Hiring continues to boom

Notably, there has been a rise in moving into full-time work and other forms of employment according to the survey. Stack Overflow reports a 4% rise in the number of professional Developers overall, with the number of Developers that are “Independent contractors, freelancers, or self-employed” growing by 5% too from its 71,709 respondents to its 2022 hiring status question.

As specialist tech recruiters, we have also seen this growth reflected in the hiring market across all of the niche technology sectors we work in, as seen in our 2022 Salary & Talent Reports.


Remote work here to stay

According to the research, as many as 85% of Developers have some remote work, with smaller organisations more likely to have in-person attendance (i.e. 20% of 2-19 employee organisations). At the opposite end of the spectrum, the largest organisations with over 10k employees are the most likely to offer hybrid working.

Productivity problems

The Stack Overflow survey draws attention to some glaring issues with productivity due to struggles to find solutions to problems.

A quarter spend more than an hour each day searching for solutions to problems rather than building or similar. According to the study, “For a team of 50 developers, the amount of time spent searching for answers or solutions adds up to between 333-651 hours of time lost per week across the entire team.”


What is the top-paying language?

Whilst it’s worth noting that the majority of the Developers that responded to the Stack Overflow survey were based in the U.S. due to the sheer amount of professionals in the country, and slightly over half chose to participate in the salary part of the survey, the income reporting makes for worthwhile reading. Clojure came out on top as the highest-paid language to know among all Developers making on average $106,644 (£92,509), and we’ve picked out some of the other highlights from the reported salaries below.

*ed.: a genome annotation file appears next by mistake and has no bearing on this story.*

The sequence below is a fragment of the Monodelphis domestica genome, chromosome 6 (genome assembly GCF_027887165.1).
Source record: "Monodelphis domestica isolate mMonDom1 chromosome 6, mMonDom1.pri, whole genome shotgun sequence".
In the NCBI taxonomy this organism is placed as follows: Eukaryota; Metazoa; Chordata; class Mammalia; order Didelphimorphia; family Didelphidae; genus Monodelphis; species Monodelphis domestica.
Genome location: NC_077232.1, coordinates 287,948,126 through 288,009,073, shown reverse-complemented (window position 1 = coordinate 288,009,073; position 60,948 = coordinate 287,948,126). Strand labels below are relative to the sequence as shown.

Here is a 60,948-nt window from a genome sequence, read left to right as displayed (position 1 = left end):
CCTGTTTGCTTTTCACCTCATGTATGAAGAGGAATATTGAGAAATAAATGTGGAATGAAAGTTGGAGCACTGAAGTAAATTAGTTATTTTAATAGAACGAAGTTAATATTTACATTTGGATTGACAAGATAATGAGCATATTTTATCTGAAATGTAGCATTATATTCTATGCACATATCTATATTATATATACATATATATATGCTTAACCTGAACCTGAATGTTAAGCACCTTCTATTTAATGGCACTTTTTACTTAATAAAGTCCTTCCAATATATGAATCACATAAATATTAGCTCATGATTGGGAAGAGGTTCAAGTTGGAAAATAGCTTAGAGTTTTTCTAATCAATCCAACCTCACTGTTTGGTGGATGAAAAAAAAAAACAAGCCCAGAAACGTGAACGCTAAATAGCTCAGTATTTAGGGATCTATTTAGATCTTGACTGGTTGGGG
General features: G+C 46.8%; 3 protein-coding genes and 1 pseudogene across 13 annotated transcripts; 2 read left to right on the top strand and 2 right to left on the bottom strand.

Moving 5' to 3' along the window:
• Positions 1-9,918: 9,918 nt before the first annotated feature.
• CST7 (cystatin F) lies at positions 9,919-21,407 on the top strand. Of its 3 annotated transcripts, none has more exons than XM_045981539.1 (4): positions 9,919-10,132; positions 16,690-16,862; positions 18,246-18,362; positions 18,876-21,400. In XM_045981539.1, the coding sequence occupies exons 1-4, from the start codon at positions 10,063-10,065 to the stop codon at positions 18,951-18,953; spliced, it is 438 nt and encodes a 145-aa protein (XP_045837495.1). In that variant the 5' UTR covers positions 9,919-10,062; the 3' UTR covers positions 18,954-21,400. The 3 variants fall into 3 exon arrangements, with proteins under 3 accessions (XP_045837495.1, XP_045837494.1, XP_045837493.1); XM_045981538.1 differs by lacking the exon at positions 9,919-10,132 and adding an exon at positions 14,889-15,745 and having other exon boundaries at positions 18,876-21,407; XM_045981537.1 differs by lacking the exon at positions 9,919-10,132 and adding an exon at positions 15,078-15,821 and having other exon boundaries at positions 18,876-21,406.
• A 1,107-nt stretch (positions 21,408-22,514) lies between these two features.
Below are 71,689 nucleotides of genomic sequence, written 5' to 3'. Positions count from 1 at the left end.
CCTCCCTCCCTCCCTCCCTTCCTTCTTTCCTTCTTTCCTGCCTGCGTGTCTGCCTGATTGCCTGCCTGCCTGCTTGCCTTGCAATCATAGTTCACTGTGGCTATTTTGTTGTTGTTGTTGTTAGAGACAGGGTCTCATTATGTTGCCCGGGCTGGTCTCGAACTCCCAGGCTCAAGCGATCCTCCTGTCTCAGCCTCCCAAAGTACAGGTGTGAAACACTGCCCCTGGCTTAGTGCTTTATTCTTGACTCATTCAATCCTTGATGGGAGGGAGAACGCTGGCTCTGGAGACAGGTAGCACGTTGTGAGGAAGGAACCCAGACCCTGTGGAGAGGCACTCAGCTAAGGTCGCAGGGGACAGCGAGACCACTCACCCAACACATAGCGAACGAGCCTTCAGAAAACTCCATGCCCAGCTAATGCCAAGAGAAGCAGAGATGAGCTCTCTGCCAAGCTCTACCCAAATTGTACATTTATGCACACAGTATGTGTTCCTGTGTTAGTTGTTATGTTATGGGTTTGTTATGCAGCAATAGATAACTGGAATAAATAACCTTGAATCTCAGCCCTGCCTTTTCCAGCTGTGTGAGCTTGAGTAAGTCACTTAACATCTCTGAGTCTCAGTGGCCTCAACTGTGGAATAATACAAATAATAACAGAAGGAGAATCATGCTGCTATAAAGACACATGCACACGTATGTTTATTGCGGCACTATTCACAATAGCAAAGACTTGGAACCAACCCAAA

Median yearly salaries of Developers (exchange rate as of 09/22)

Elixir $92,959 (£80,622)

Rust $87,047 (£75,516)

Python $71,105 (£61,609)

JavaScript $65,580 (£56,838)

Java $64,572 (£56,025)


Notably, salaries reported by Developers on average saw an increase of 23% between 2021 and 2022.

As expected, the highest overall compensation was reported by individuals in senior positions like Engineering Manager or Senior Executive, who reported average earnings over the 6-figure mark. These roles were followed by Engineers focused on site reliability or data, Cloud infrastructure professionals, security professionals, as well as those working in Blockchain. The median yearly salaries of 2,600 respondents based in the UK can be seen below (in USD).

The above table show how experience level correlates to salary across different types of role involving development. The three highest-paid roles, on average, were reported by Developers with over 11 years of experience.


Lack of diversity continues among Developers

The recurrent issue of lack of gender diversity, comes to light again with Stack Overflow’s data on the gender identity of participants.

One potentially positive sign of things to come, however, is that those who reported they were in the ‘learning to code’ stage were slightly less likely to be a man or preferred not to disclose, which indicates the diversification of the industry as it opens up to new people.

Over 2% of all respondents identified as transgender (or ‘in your own words’) and nearly 16% chose an option other than ‘Straight/Heterosexual’ when it comes to their sexual orientation, stressing the importance of creating a diverse, LGBTQ-friendly workforce.

The majority of Developers who took part in the survey said they were White (39.4%) or European (37.3%).

Responses to a question regarding neurodiversity increased and saw more developers identifying as having a concentration and/or memory disorder (10.6%), anxiety disorder (10.3%), and mood or emotional disorder (9.7%).

These responses reinforce the need to both increase the push for diversity in the tech sector, but also support the existing smaller groups in the workforce.



Check out our Talent & Salary Reports in JavaScript, Python, Java, and more, to see if you’re being underpaid as a Developer.